Editing your photos
Before you share your photos to social media, there are a few things you should double check before uploading.
- Check your photos for mistakes
Probably one of the most important things you can do is to check the foreground and background of your photos for things you didn’t want to capture. For example, there may be a sign in the background that you don’t want in your photo, or perhaps someone’s arm is in the foreground which ruins the look of the photo. You should check this at the time of taking the photo, but if you forget, there are apps such as ‘Retouch’ which allow you to remove unwanted elements from your photos.
- If you like it then you should have put a filter on it
Not necessarily true. Filters can help improve the look of your images, but for ‘off the cuff’ photos, it’s sometimes best to keep them looking as natural as possible. If you’re going to use a filter, for example if you’re setting up an Instagram account, we’d suggest sticking to the same filter for all your photos as this sets the tone and gives your feed a ‘look’.
- Image sizes
Each social media platform has different guidelines on the best image size to use whether that’s for background or profile images or sharing photos to your feed. Depending on which platform you are sharing to, it’s always worth checking the recommended dimensions before uploading. This will help stop images being automatically cropped or stretched in your feed. Check out this guide to social media image sizes.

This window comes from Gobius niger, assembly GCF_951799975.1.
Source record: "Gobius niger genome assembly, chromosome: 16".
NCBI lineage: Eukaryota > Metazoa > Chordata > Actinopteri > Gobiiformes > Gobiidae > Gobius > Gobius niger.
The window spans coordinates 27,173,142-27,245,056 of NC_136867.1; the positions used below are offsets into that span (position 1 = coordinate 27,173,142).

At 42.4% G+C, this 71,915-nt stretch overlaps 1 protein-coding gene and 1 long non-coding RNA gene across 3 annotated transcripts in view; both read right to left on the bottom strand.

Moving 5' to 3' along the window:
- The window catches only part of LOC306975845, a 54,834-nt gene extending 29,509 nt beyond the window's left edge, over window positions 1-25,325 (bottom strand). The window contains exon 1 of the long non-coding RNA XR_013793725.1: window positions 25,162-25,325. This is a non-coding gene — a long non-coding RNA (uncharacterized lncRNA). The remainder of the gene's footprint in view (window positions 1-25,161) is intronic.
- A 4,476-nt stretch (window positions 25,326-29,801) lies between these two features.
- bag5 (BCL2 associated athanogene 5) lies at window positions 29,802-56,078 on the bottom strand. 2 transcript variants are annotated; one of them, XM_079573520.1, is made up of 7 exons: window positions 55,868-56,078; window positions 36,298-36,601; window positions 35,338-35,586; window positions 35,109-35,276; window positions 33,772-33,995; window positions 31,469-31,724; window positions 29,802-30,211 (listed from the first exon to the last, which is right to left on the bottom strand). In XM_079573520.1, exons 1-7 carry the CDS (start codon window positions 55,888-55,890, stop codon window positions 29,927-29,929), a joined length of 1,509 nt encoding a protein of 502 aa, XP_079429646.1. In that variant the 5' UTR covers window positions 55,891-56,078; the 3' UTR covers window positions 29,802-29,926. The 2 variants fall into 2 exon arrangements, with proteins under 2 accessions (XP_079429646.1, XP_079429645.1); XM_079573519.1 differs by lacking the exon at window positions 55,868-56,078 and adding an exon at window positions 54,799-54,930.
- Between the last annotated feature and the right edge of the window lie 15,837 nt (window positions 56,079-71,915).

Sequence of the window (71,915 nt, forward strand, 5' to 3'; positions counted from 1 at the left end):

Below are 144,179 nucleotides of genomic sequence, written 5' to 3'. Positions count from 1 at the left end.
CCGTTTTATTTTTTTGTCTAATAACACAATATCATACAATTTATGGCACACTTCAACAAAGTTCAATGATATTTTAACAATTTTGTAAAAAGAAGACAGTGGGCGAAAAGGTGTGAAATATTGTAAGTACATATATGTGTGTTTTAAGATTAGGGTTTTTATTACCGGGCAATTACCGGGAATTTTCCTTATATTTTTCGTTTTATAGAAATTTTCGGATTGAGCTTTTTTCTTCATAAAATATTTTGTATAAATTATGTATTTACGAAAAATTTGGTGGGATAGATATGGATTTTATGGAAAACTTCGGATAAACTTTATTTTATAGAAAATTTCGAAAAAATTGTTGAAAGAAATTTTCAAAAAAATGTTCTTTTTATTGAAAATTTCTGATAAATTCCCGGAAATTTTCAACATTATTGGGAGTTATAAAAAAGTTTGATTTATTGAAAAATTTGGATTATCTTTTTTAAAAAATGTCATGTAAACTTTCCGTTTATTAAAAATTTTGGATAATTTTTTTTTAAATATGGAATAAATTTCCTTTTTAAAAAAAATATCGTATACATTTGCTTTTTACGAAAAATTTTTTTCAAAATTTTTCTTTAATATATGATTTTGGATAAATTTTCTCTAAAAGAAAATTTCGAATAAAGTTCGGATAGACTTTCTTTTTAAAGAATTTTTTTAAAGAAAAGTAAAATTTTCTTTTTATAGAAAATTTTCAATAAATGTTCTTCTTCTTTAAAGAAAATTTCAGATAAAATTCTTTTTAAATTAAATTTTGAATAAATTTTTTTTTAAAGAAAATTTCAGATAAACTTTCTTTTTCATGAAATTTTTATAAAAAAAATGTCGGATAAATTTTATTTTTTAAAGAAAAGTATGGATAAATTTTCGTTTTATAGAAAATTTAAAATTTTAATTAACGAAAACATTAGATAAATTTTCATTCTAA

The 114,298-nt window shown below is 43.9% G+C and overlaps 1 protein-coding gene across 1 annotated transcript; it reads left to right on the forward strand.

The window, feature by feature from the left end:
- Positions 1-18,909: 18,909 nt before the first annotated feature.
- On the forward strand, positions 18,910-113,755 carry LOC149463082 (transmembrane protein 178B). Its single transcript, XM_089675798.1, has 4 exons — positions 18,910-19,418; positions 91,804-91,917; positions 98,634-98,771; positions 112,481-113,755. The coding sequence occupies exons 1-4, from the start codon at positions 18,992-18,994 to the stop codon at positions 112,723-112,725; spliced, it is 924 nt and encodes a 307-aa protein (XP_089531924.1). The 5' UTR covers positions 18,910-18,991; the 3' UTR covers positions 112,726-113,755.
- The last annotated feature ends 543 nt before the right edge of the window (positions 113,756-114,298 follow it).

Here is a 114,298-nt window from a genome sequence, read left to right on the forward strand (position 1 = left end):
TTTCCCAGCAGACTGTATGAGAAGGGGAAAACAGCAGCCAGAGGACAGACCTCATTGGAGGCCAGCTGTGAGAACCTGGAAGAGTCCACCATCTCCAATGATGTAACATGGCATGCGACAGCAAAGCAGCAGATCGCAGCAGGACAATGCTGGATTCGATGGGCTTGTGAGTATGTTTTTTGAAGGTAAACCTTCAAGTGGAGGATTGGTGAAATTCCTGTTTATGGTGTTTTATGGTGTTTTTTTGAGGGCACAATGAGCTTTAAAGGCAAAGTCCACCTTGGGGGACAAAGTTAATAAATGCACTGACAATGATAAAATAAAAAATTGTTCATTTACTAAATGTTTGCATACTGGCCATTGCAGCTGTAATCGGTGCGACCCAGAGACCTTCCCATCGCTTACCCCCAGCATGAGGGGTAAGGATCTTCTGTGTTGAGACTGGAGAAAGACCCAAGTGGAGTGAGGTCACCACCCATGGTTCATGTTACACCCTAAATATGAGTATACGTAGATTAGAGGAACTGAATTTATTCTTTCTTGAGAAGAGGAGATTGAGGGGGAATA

Sharing your photos
When you’re ready to share your photos, there are some final touches that you will want to add to optimise your post so that it reaches as many people in your audience as possible and maximises the chance of engagement.
- Caption this
Don’t just share your photo with no context, as this will make your audience frustrated. Adding a caption will not only explain to your audience what is happening in the photo but can also help rank your post for certain keywords. We’re not talking War and Peace, just a few simple lines will do.
Speaking of keywords, using hashtags is also very important to maximise the reach of your post. Really think about the hashtags that you’re using and make sure that they are relevant to you as a firm and to what’s happening in the photo. If you’re at an event, see if there is a hashtag associated with it, or if you’re promoting a service think about using hashtags related to what you do. If you’re still not sure, check out other similar posts for inspiration.
- Tag your friends
Don’t forget to tag other people in your photo. Tagging people is a great way of starting conversations with your followers. If you meet someone at an event and you tag them in your photo, they will get a notification to say that you’ve tagged them. Nine times out of 10 they will respond in some way by either re-sharing, liking or commenting on your photo, which in turn pushes your content in front of their followers and widens your audience.